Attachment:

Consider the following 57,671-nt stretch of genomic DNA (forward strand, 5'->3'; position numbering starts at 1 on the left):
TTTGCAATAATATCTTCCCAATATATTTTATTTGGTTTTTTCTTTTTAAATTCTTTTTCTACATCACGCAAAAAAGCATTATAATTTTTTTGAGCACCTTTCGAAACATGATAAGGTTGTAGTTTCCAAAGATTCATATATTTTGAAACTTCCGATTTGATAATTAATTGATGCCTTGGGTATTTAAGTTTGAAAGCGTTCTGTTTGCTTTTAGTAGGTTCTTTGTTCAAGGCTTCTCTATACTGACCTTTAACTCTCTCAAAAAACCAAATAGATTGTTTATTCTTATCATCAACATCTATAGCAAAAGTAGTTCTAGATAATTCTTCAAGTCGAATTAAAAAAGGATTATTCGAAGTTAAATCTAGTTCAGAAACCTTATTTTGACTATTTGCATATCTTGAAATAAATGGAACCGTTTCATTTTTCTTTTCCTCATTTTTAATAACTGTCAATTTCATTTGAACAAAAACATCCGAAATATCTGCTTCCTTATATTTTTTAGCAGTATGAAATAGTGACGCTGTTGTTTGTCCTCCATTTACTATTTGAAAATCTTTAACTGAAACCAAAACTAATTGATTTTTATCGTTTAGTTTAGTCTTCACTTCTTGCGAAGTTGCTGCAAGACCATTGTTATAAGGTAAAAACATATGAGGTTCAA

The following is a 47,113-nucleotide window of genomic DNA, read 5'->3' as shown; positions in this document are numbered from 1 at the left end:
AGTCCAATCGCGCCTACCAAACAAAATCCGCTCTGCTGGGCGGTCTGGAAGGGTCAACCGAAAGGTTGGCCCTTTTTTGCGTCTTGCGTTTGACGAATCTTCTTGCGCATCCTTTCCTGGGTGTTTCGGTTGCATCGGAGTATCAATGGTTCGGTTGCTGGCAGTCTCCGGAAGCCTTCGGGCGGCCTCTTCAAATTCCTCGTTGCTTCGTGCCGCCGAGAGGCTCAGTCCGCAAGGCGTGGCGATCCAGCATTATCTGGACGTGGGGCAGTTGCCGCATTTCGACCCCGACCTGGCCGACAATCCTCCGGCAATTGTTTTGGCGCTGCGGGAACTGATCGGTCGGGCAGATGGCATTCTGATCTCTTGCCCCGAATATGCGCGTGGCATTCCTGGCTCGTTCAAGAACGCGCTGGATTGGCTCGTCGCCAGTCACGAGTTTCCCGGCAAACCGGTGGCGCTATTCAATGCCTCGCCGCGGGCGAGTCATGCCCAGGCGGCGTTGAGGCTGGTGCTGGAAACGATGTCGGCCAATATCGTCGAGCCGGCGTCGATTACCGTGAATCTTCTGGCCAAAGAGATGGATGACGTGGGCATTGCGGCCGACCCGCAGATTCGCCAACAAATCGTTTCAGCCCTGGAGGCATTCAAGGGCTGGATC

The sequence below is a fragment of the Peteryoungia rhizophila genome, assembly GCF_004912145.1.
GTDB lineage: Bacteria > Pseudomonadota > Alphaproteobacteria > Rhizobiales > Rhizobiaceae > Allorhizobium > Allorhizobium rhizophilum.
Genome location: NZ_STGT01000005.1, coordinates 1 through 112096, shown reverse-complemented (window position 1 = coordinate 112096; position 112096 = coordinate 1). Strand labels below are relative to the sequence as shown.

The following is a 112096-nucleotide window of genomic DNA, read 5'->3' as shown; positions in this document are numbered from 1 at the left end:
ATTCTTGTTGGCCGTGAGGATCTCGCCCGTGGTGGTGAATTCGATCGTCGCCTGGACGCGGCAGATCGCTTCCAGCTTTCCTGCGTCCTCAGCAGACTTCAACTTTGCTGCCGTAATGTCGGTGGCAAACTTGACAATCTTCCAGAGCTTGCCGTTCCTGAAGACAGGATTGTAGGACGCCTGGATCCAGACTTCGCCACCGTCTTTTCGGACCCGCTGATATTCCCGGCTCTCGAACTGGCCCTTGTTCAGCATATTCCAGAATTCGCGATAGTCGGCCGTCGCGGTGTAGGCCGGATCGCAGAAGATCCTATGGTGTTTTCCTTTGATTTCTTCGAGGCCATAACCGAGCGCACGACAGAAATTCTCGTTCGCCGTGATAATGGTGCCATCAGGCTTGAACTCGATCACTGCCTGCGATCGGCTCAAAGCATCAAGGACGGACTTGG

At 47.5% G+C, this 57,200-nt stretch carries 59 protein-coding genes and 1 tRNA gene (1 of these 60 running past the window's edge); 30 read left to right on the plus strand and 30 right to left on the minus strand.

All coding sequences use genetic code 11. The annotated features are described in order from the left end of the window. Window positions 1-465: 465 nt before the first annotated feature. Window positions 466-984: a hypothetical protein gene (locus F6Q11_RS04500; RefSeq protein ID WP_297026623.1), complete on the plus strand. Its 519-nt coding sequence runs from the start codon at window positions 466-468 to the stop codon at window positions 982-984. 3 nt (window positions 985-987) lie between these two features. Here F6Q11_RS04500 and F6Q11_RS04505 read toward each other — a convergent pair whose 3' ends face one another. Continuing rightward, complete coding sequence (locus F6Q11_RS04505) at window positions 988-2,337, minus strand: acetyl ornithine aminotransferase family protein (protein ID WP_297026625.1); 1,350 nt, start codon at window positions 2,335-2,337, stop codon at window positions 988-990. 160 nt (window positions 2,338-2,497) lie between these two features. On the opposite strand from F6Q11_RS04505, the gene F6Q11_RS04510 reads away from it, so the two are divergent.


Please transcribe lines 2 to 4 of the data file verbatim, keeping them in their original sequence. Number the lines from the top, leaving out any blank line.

TTTGCAATAATATCTTCCCAATATATTTTATTTGGTTTTTTCTTTTTAAATTCTTTTTCTACATCACGCAAAAAAGCATTATAATTTTTTTGAGCACCTTTCGAAACATGATAAGGTTGTAGTTTCCAAAGATTCATATATTTTGAAACTTCCGATTTGATAATTAATTGATGCCTTGGGTATTTAAGTTTGAAAGCGTTCTGTTTGCTTTTAGTAGGTTCTTTGTTCAAGGCTTCTCTATACTGACCTTTAACTCTCTCAAAAAACCAAATAGATTGTTTATTCTTATCATCAACATCTATAGCAAAAGTAGTTCTAGATAATTCTTCAAGTCGAATTAAAAAAGGATTATTCGAAGTTAAATCTAGTTCAGAAACCTTATTTTGACTATTTGCATATCTTGAAATAAATGGAACCGTTTCATTTTTCTTTTCCTCATTTTTAATAACTGTCAATTTCATTTGAACAAAAACATCCGAAATATCTGCTTCCTTATATTTTTTAGCAGTATGAAATAGTGACGCTGTTGTTTGTCCTCCATTTACTATTTGAAAATCTTTAACTGAAACCAAAACTAATTGATTTTTATCGTTTAGTTTAGTCTTCACTTCTTGCGAAGTTGCTGCAAGACCATTGTTATAAGGTAAAAACATATGAGGTTCAA

The following is a 47,113-nucleotide window of genomic DNA, read 5'->3' as shown; positions in this document are numbered from 1 at the left end:
AGTCCAATCGCGCCTACCAAACAAAATCCGCTCTGCTGGGCGGTCTGGAAGGGTCAACCGAAAGGTTGGCCCTTTTTTGCGTCTTGCGTTTGACGAATCTTCTTGCGCATCCTTTCCTGGGTGTTTCGGTTGCATCGGAGTATCAATGGTTCGGTTGCTGGCAGTCTCCGGAAGCCTTCGGGCGGCCTCTTCAAATTCCTCGTTGCTTCGTGCCGCCGAGAGGCTCAGTCCGCAAGGCGTGGCGATCCAGCATTATCTGGACGTGGGGCAGTTGCCGCATTTCGACCCCGACCTGGCCGACAATCCTCCGGCAATTGTTTTGGCGCTGCGGGAACTGATCGGTCGGGCAGATGGCATTCTGATCTCTTGCCCCGAATATGCGCGTGGCATTCCTGGCTCGTTCAAGAACGCGCTGGATTGGCTCGTCGCCAGTCACGAGTTTCCCGGCAAACCGGTGGCGCTATTCAATGCCTCGCCGCGGGCGAGTCATGCCCAGGCGGCGTTGAGGCTGGTGCTGGAAACGATGTCGGCCAATATCGTCGAGCCGGCGTCGATTACCGTGAATCTTCTGGCCAAAGAGATGGATGACGTGGGCATTGCGGCCGACCCGCAGATTCGCCAACAAATCGTTTCAGCCCTGGAGGCATTCAAGGGCTGGATC